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Report: Iranian President has Fallen Ill - ASHARQ AL-AWSAT English Archive
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President Mahmoud Ahmadinejad helped by his bodyguard to climb onto the back of a truck during a religious ceremony marking the death of the Shiite Saint Jaafar Sadeq in Tehran. (AP)

President Mahmoud Ahmadinejad helped by his bodyguard to climb onto the back of a truck during a religious ceremony marking the death of the Shiite Saint Jaafar Sadeq in Tehran. (AP)

TEHRAN, Iran, (AP) – Iranian President Mahmoud Ahmadinejad has fallen ill due to exhaustion brought on by his heavy workload, a close associate has told the Iranian state news agency.

The announcement comes as doubts have surfaced over whether Ahmadinejad, who faces strong criticism from opponents, will seek re-election next year.

Parliament member Mohammad Ismail Kowsari, an ally of the president, said late Saturday that Ahmadinejad was feeling under the weather because of the strain of his position, according to the news agency, IRNA.

“The president will eventually get well and continue his job,” said Kowsari, who accompanied Ahmadinejad last month to the U.N. General Assembly. “Every human being can face exhaustion under such a workload.”

Ahmadinejad, who rarely misses meetings and public appearances, canceled a speech Wednesday at a conference and did not appear at a Cabinet meeting the same day. But the president, who turns 53 on Monday, did attend a religious ceremony on Saturday in Tehran, though he looked tired as he greeted supporters.

On Sunday, state TV also showed him receiving credentials of three foreign ambassadors.

In recent weeks, some supporters of Ahmadinejad have been discussing potential candidates for the June 2009 election, implying that the sitting president is not their automatic choice.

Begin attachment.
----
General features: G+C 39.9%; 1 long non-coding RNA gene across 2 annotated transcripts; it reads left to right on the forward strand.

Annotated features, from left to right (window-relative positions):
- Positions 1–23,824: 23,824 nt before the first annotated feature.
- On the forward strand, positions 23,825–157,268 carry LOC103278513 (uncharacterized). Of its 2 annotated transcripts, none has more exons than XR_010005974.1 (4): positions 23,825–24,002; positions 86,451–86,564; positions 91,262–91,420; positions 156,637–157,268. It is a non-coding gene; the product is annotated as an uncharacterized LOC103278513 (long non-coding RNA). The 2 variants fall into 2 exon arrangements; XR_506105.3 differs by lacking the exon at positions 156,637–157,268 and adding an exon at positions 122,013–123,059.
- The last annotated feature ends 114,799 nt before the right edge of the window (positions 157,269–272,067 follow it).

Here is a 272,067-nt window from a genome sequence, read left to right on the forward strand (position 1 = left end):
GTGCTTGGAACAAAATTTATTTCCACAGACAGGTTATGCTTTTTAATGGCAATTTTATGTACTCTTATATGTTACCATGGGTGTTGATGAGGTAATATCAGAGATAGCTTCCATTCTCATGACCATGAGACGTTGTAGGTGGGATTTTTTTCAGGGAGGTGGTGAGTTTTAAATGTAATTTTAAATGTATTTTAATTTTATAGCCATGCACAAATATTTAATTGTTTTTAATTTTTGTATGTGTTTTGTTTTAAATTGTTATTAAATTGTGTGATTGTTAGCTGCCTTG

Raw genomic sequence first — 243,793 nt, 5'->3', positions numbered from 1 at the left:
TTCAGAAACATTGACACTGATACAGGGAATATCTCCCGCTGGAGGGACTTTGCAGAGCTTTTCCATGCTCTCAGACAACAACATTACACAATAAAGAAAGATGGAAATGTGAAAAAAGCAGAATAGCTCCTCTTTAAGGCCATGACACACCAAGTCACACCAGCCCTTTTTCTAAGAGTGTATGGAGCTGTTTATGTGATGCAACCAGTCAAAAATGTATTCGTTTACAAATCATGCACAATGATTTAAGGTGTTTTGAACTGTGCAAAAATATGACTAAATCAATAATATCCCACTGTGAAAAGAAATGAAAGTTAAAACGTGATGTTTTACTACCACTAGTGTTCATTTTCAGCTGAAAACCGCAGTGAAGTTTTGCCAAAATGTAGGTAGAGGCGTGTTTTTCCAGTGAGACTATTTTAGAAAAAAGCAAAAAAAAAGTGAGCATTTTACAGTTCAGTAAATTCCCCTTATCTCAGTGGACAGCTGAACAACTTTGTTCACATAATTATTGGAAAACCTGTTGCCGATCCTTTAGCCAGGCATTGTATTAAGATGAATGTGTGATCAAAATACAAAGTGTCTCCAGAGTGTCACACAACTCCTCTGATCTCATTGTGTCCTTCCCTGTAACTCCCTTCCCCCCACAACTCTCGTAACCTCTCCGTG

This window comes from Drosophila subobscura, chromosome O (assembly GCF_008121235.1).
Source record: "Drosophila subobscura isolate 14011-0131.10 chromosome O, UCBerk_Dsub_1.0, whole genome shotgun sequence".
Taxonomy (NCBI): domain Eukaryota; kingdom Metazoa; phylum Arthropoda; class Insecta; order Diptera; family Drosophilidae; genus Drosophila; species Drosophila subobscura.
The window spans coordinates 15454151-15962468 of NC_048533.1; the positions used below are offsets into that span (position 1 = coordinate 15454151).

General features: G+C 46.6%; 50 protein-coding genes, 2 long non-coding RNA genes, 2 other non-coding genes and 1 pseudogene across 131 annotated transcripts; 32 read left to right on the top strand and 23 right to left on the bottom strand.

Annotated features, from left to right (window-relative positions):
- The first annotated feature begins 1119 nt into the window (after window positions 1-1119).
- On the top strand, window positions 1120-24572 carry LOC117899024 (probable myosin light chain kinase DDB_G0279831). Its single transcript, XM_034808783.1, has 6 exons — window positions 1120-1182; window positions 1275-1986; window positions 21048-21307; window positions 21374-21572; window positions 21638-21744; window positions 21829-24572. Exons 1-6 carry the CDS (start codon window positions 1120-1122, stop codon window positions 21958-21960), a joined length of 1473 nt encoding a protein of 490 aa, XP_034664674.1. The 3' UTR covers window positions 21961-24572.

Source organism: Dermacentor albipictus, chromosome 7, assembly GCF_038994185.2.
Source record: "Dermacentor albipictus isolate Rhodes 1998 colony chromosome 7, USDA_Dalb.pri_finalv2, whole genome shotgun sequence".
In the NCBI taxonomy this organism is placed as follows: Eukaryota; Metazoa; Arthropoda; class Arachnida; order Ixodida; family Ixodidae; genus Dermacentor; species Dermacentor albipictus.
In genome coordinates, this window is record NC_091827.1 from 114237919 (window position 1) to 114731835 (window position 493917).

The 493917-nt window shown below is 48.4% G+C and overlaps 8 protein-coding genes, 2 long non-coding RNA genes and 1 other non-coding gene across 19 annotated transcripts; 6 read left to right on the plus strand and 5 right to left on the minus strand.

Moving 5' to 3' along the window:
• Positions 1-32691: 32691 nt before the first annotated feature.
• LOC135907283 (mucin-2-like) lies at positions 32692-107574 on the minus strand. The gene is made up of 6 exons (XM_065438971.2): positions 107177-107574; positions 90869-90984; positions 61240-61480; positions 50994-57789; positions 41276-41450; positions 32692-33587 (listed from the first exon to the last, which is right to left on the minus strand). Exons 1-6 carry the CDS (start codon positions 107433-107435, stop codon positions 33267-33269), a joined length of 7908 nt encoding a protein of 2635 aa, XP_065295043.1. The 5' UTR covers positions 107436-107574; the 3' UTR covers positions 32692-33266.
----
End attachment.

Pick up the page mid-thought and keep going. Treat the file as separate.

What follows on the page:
But Kowsari accused opponents of using Ahmadinejad’s illness as an excuse to spread rumors about whether he will run for a second term.

“Those who use such a natural issue for psychological warfare will fail” to gain support in public opinion, he said. No other details about Ahmadinejad’s illness were immediately available.

Since the 1979 Islamic revolution, every Iranian president has been re-elected to a second term, except the first one, Abolhasan Banisadr, who fled the country in 1981.

The months ahead are critical for Ahmadinejad if he wants to try to rebuild his political base and rebut critics who point to his unfulfilled campaign promises, including extending Iran’s oil revenues to poorer provinces around the country. With more than 10 percent unemployment and 30 percent inflation, Iran was unable to bask in record-high oil prices earlier this year.

Ahmadinejad is also confronting questions about his uncompromising stance with the West over Iran’s nuclear program, which has severely soured international relations. The U.N. has also placed three rounds of sanctions against Iran since Ahmadinejad took office in 2005 over Iran’s refusal to halt uranium enrichment.

Iranian women during a religious ceremony marking the death of the Shiite Saint Jaafar Sadeq in Tehran. (AP)

Iranian women during a religious ceremony marking the death of the Shiite Saint Jaafar Sadeq in Tehran. (AP)

Iranian President Mahmoud Ahmadinejad, back to camera, greets one of his supporters during a religious ceremony marking the death of the Shiite Saint Jaafar Sadeq in Tehran. (AP)

Iranian President Mahmoud Ahmadinejad, back to camera, greets one of his supporters during a religious ceremony marking the death of the Shiite Saint Jaafar Sadeq in Tehran. (AP)

Asharq Al-Awsat

Asharq Al-Awsat

Asharq Al-Awsat is the world’s premier pan-Arab daily newspaper, printed simultaneously each day on four continents in 14 cities. Launched in London in 1978, Asharq Al-Awsat has established itself as the decisive publication on pan-Arab and international affairs, offering its readers in-depth analysis and exclusive editorials, as well as the most comprehensive coverage of the entire Arab world.

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